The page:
Story by Julie Hunter & Danny Laiman

We travelled 5 hours to attend Karen McClay’s Calmbirth course in Bowral and I believe this played a huge role in why our birth experience was so powerful and positive. I cannot wait to give birth again. Calmbirth gave Danny and I the tools and confidence that we needed to continue to advocate for the birth that we envisioned and to understand the natural physiological stages of birth and how we can use breath, touch and positioning to support my positive birth experience. Calmbirth taught me to always come back to my breathing and Danny would continually remind me to come back to my breath when I felt like running away. Calmbirth instilled confidence in myself and my partner Danny, knowing that my body and mind already know exactly how to birth. Danny learnt the importance of his role during my labour and was extremely supportive and present throughout the entire labour, he was my rock.

 

 

 

41 weeks

Throughout my pregnancy I had always thought that I would go early, not once did I think that I would go over 42 weeks.

On Monday the 17th of May, at 41 weeks pregnant, my midwife had booked me in for a routine check up on myself and baby as I was now considered ‘overdue’ This involved a CTG, an ultrasound to check my fluid levels and a vaginal examination, as well as an optional stretch and sweep. My regular midwife had been called into work the night before so on this morning I was met by a midwife that I hadn’t seen before. The CTG and fluid levels were normal but the midwife had told me that my babies head was high and not fully engaged. She attempted a stretch and sweep but said my cervix was still closed and that she was unable to do a stretch and sweep. The word induction was first brought up and almost spoken about like it was a routine procedure at 41 weeks. The midwife said we could try cervidil to see if I would labour off this. I was asked what day I would like to have my baby either Wednesday or Saturday.  I looked at Danny and said ‘Wednesday’ I felt worried and unsure.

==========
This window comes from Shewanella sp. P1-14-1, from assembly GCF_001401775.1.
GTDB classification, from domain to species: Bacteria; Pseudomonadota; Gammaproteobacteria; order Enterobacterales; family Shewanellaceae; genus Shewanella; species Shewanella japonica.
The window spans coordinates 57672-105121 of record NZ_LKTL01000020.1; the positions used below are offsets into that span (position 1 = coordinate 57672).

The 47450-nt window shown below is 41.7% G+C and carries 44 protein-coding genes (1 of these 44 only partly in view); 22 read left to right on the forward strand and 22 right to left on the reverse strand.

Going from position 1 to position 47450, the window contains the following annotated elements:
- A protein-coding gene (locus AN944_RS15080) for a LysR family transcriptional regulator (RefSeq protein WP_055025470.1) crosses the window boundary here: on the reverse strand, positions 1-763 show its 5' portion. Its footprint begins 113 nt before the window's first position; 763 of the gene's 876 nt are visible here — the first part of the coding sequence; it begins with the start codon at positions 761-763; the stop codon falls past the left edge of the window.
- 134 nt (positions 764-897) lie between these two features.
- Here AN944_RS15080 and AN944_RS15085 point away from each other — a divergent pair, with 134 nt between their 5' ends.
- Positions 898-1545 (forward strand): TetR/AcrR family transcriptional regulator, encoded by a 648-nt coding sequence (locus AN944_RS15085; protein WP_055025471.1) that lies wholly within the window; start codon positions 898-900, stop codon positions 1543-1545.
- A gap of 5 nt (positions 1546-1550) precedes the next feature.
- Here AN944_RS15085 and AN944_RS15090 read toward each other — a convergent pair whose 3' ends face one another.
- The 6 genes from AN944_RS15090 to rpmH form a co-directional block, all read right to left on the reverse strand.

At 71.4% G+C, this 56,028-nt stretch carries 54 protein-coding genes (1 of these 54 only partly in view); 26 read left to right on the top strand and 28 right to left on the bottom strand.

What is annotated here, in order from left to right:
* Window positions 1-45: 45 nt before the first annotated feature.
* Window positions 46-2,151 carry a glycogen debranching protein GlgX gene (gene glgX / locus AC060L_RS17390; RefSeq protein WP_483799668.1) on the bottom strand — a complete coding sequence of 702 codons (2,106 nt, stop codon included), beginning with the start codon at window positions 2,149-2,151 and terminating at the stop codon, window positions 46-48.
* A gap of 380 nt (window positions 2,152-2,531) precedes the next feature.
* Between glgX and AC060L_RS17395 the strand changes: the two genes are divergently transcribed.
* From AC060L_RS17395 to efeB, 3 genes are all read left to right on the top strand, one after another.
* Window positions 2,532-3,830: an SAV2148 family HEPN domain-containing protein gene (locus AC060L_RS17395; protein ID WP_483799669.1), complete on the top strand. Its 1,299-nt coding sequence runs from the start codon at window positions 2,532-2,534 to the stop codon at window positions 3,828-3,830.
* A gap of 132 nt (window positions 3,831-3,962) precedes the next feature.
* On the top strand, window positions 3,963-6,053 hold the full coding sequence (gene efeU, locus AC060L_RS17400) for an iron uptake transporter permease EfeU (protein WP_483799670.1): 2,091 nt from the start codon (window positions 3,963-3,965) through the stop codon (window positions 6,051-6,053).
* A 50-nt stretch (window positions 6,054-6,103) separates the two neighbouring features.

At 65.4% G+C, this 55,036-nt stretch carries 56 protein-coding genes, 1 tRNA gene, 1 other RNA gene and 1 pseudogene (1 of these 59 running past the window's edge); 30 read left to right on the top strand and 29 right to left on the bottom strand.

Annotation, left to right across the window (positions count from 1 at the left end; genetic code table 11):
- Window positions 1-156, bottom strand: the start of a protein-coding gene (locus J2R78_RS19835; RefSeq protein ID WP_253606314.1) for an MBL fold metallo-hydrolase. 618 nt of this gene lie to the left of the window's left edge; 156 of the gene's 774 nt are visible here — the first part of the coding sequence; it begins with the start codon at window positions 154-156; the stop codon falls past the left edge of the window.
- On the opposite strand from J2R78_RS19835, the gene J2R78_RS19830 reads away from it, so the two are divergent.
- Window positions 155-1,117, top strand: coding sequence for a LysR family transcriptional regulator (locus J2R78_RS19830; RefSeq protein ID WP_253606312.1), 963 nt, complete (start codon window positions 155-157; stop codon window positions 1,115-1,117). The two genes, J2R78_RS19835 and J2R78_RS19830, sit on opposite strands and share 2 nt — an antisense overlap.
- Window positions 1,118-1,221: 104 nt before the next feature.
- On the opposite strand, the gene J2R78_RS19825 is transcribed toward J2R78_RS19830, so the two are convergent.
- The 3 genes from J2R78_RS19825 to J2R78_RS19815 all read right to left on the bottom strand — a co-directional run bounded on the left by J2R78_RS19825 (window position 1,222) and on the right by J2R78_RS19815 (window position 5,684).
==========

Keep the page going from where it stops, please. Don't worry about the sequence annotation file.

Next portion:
After doing some research, Danny and I found out that cervidil is the beginning of the induction process and it was unlikely that I would labour off this chemical intervention alone. What we weren’t told is that once you begin with cervidil, the intervention does not stop until you are in labour and birth your baby. In other words, you go into the hospital for cervidil you don’t leave the hospital until you have given birth.

Danny and I decided to put off the induction until the following Saturday. I continued to go in for a check up on the Wednesday and Friday and again baby was healthy and well, my fluids were fine, but I was told by the same midwife that my baby’s head was still high. On the Friday I asked to be assessed by a doctor after the same midwife told me she could not perform a stretch and sweep. This doctor asked me if I wanted her to do a stretch and sweep and I said “YES please. Give it a good crack.” as I didn’t want to be induced. This doctor was able to do a proper stretch and sweep, she said she could reach my cervix and feel baby’s head,” so it wasn’t high!

Danny and I decided to put the induction off from Saturday to Sunday. I called the same midwife that I had seen that week and told her I didn’t want to be induced. I was told that because baby’s head was high, and I was reaching 42 weeks that I was a ‘red flag’ and should really consider being induced as they want ALL women to birth their babies by 42 weeks.

Sunday 22nd of May – 41 weeks and 6 days.

I woke up and upon going to the toilet I realised I had lost some of my mucus plug. I knew this was a good sign. Dan and I went for a walk that morning and I started to feel some period like cramps. I tried not to get too excited. That afternoon it poured down with rain, I snuggled up on the couch and noticed these cramps were becoming regular. I began timing when they would start and realised that they were coming every 7 minutes. I waited for a while before calling out to Danny to tell him that I was in early labour. I called my midwife (the one I had seen throughout my entire pregnancy) and gave her the heads up. We both got really excited, and she told me to jump into bed and call her when I felt I needed to come to hospital and she would meet me there. Danny and I ate dinner together and after Danny packed the hospital bags in the car. I put my tens machine on and we tucked ourselves into bed. I tried to rest in between contractions until I couldn’t lay down anymore, at 2am I called my Mum and she came over to be with Danny and me.

My plan was to labour at home for as long as I could before I felt like I needed to go to hospital.